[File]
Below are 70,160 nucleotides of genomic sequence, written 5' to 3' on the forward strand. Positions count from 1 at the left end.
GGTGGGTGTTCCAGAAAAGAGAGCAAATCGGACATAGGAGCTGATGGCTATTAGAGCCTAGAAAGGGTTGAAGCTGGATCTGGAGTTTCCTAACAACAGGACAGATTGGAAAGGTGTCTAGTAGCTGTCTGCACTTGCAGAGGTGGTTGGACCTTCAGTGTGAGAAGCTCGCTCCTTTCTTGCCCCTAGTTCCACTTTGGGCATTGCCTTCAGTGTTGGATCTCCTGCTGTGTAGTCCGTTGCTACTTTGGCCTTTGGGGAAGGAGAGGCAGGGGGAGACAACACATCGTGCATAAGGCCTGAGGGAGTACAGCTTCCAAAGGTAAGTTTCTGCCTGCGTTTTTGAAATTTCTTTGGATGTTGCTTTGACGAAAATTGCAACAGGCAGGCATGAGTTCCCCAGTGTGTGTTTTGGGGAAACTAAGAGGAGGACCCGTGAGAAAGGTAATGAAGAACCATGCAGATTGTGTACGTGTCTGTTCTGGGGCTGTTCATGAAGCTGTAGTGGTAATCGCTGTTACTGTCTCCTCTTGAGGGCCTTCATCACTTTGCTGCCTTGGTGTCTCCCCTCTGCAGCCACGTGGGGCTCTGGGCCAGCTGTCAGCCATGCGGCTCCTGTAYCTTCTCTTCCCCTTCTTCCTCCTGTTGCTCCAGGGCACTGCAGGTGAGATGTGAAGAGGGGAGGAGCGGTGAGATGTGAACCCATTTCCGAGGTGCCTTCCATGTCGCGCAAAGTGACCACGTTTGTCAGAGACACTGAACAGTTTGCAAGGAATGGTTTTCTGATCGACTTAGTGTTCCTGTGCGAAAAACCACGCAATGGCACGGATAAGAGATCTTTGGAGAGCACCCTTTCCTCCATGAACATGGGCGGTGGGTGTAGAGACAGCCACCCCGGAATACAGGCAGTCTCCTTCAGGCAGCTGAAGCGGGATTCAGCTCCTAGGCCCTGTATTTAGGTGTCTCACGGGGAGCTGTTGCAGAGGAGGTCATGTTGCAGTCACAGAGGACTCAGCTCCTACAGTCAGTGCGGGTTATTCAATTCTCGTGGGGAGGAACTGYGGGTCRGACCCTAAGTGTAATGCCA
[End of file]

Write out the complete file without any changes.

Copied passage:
Below are 70,160 nucleotides of genomic sequence, written 5' to 3' on the forward strand. Positions count from 1 at the left end.
GGTGGGTGTTCCAGAAAAGAGAGCAAATCGGACATAGGAGCTGATGGCTATTAGAGCCTAGAAAGGGTTGAAGCTGGATCTGGAGTTTCCTAACAACAGGACAGATTGGAAAGGTGTCTAGTAGCTGTCTGCACTTGCAGAGGTGGTTGGACCTTCAGTGTGAGAAGCTCGCTCCTTTCTTGCCCCTAGTTCCACTTTGGGCATTGCCTTCAGTGTTGGATCTCCTGCTGTGTAGTCCGTTGCTACTTTGGCCTTTGGGGAAGGAGAGGCAGGGGGAGACAACACATCGTGCATAAGGCCTGAGGGAGTACAGCTTCCAAAGGTAAGTTTCTGCCTGCGTTTTTGAAATTTCTTTGGATGTTGCTTTGACGAAAATTGCAACAGGCAGGCATGAGTTCCCCAGTGTGTGTTTTGGGGAAACTAAGAGGAGGACCCGTGAGAAAGGTAATGAAGAACCATGCAGATTGTGTACGTGTCTGTTCTGGGGCTGTTCATGAAGCTGTAGTGGTAATCGCTGTTACTGTCTCCTCTTGAGGGCCTTCATCACTTTGCTGCCTTGGTGTCTCCCCTCTGCAGCCACGTGGGGCTCTGGGCCAGCTGTCAGCCATGCGGCTCCTGTAYCTTCTCTTCCCCTTCTTCCTCCTGTTGCTCCAGGGCACTGCAGGTGAGATGTGAAGAGGGGAGGAGCGGTGAGATGTGAACCCATTTCCGAGGTGCCTTCCATGTCGCGCAAAGTGACCACGTTTGTCAGAGACACTGAACAGTTTGCAAGGAATGGTTTTCTGATCGACTTAGTGTTCCTGTGCGAAAAACCACGCAATGGCACGGATAAGAGATCTTTGGAGAGCACCCTTTCCTCCATGAACATGGGCGGTGGGTGTAGAGACAGCCACCCCGGAATACAGGCAGTCTCCTTCAGGCAGCTGAAGCGGGATTCAGCTCCTAGGCCCTGTATTTAGGTGTCTCACGGGGAGCTGTTGCAGAGGAGGTCATGTTGCAGTCACAGAGGACTCAGCTCCTACAGTCAGTGCGGGTTATTCAATTCTCGTGGGGAGGAACTGYGGGTCRGACCCTAAGTGTAATGCCA